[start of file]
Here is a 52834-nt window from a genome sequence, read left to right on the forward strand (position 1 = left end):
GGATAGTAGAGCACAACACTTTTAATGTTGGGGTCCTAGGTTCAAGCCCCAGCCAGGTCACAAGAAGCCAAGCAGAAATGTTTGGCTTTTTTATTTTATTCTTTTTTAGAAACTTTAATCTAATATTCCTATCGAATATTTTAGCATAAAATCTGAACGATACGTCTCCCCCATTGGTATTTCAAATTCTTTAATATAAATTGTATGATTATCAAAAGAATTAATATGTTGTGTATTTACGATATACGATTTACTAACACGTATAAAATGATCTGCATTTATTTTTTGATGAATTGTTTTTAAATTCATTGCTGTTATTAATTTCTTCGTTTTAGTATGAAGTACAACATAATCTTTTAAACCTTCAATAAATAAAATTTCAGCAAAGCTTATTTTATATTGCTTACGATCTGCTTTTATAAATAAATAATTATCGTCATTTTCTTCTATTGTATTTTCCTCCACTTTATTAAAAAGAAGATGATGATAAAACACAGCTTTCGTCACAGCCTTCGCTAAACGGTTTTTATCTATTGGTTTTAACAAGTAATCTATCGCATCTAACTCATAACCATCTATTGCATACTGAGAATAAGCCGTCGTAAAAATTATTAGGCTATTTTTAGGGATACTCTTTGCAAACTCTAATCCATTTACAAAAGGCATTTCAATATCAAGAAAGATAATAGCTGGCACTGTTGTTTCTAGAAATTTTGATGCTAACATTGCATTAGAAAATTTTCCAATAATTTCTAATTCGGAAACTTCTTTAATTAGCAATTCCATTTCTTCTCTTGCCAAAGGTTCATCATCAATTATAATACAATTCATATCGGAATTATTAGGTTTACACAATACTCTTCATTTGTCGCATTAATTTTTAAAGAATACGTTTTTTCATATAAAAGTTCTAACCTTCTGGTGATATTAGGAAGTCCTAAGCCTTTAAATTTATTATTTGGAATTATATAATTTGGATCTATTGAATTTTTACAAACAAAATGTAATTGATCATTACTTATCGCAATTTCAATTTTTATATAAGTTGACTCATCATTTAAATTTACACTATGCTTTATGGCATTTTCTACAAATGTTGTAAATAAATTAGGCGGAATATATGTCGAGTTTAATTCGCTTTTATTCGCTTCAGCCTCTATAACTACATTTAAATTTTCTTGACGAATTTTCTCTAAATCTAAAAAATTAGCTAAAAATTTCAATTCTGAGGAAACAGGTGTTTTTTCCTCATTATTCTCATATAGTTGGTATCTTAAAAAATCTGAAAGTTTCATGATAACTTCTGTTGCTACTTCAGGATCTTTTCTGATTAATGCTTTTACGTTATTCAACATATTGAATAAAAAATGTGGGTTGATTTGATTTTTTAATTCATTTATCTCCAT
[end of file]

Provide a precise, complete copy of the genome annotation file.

Here is a 52834-nt window from a genome sequence, read left to right on the forward strand (position 1 = left end):
GGATAGTAGAGCACAACACTTTTAATGTTGGGGTCCTAGGTTCAAGCCCCAGCCAGGTCACAAGAAGCCAAGCAGAAATGTTTGGCTTTTTTATTTTATTCTTTTTTAGAAACTTTAATCTAATATTCCTATCGAATATTTTAGCATAAAATCTGAACGATACGTCTCCCCCATTGGTATTTCAAATTCTTTAATATAAATTGTATGATTATCAAAAGAATTAATATGTTGTGTATTTACGATATACGATTTACTAACACGTATAAAATGATCTGCATTTATTTTTTGATGAATTGTTTTTAAATTCATTGCTGTTATTAATTTCTTCGTTTTAGTATGAAGTACAACATAATCTTTTAAACCTTCAATAAATAAAATTTCAGCAAAGCTTATTTTATATTGCTTACGATCTGCTTTTATAAATAAATAATTATCGTCATTTTCTTCTATTGTATTTTCCTCCACTTTATTAAAAAGAAGATGATGATAAAACACAGCTTTCGTCACAGCCTTCGCTAAACGGTTTTTATCTATTGGTTTTAACAAGTAATCTATCGCATCTAACTCATAACCATCTATTGCATACTGAGAATAAGCCGTCGTAAAAATTATTAGGCTATTTTTAGGGATACTCTTTGCAAACTCTAATCCATTTACAAAAGGCATTTCAATATCAAGAAAGATAATAGCTGGCACTGTTGTTTCTAGAAATTTTGATGCTAACATTGCATTAGAAAATTTTCCAATAATTTCTAATTCGGAAACTTCTTTAATTAGCAATTCCATTTCTTCTCTTGCCAAAGGTTCATCATCAATTATAATACAATTCATATCGGAATTATTAGGTTTACACAATACTCTTCATTTGTCGCATTAATTTTTAAAGAATACGTTTTTTCATATAAAAGTTCTAACCTTCTGGTGATATTAGGAAGTCCTAAGCCTTTAAATTTATTATTTGGAATTATATAATTTGGATCTATTGAATTTTTACAAACAAAATGTAATTGATCATTACTTATCGCAATTTCAATTTTTATATAAGTTGACTCATCATTTAAATTTACACTATGCTTTATGGCATTTTCTACAAATGTTGTAAATAAATTAGGCGGAATATATGTCGAGTTTAATTCGCTTTTATTCGCTTCAGCCTCTATAACTACATTTAAATTTTCTTGACGAATTTTCTCTAAATCTAAAAAATTAGCTAAAAATTTCAATTCTGAGGAAACAGGTGTTTTTTCCTCATTATTCTCATATAGTTGGTATCTTAAAAAATCTGAAAGTTTCATGATAACTTCTGTTGCTACTTCAGGATCTTTTCTGATTAATGCTTTTACGTTATTCAACATATTGAATAAAAAATGTGGGTTGATTTGATTTTTTAATTCATTTATCTCCAT